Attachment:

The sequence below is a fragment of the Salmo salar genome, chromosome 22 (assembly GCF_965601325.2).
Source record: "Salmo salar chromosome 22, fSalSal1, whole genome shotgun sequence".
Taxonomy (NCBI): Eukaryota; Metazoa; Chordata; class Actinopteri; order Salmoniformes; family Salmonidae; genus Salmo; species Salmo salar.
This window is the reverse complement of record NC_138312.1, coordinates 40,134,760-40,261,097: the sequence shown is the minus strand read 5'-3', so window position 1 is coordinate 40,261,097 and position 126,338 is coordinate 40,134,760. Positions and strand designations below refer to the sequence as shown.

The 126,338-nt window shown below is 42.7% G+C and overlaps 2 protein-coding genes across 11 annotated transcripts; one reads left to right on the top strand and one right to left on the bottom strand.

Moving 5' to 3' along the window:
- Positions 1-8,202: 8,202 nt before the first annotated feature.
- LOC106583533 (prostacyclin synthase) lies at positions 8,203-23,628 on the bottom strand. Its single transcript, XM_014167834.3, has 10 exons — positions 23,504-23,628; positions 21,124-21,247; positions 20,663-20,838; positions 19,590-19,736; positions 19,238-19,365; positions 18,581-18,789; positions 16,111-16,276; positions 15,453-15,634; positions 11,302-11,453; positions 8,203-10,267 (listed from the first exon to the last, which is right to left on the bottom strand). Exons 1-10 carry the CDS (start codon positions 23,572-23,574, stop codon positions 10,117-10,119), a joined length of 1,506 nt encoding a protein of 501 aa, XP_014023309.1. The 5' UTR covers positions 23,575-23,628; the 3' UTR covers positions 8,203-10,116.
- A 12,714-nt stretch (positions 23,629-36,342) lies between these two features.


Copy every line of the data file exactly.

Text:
The sequence below is a fragment of the Salmo salar genome, chromosome 22 (assembly GCF_965601325.2).
Source record: "Salmo salar chromosome 22, fSalSal1, whole genome shotgun sequence".
Taxonomy (NCBI): Eukaryota; Metazoa; Chordata; class Actinopteri; order Salmoniformes; family Salmonidae; genus Salmo; species Salmo salar.
This window is the reverse complement of record NC_138312.1, coordinates 40,134,760-40,261,097: the sequence shown is the minus strand read 5'-3', so window position 1 is coordinate 40,261,097 and position 126,338 is coordinate 40,134,760. Positions and strand designations below refer to the sequence as shown.

The 126,338-nt window shown below is 42.7% G+C and overlaps 2 protein-coding genes across 11 annotated transcripts; one reads left to right on the top strand and one right to left on the bottom strand.

Moving 5' to 3' along the window:
- Positions 1-8,202: 8,202 nt before the first annotated feature.
- LOC106583533 (prostacyclin synthase) lies at positions 8,203-23,628 on the bottom strand. Its single transcript, XM_014167834.3, has 10 exons — positions 23,504-23,628; positions 21,124-21,247; positions 20,663-20,838; positions 19,590-19,736; positions 19,238-19,365; positions 18,581-18,789; positions 16,111-16,276; positions 15,453-15,634; positions 11,302-11,453; positions 8,203-10,267 (listed from the first exon to the last, which is right to left on the bottom strand). Exons 1-10 carry the CDS (start codon positions 23,572-23,574, stop codon positions 10,117-10,119), a joined length of 1,506 nt encoding a protein of 501 aa, XP_014023309.1. The 5' UTR covers positions 23,575-23,628; the 3' UTR covers positions 8,203-10,116.
- A 12,714-nt stretch (positions 23,629-36,342) lies between these two features.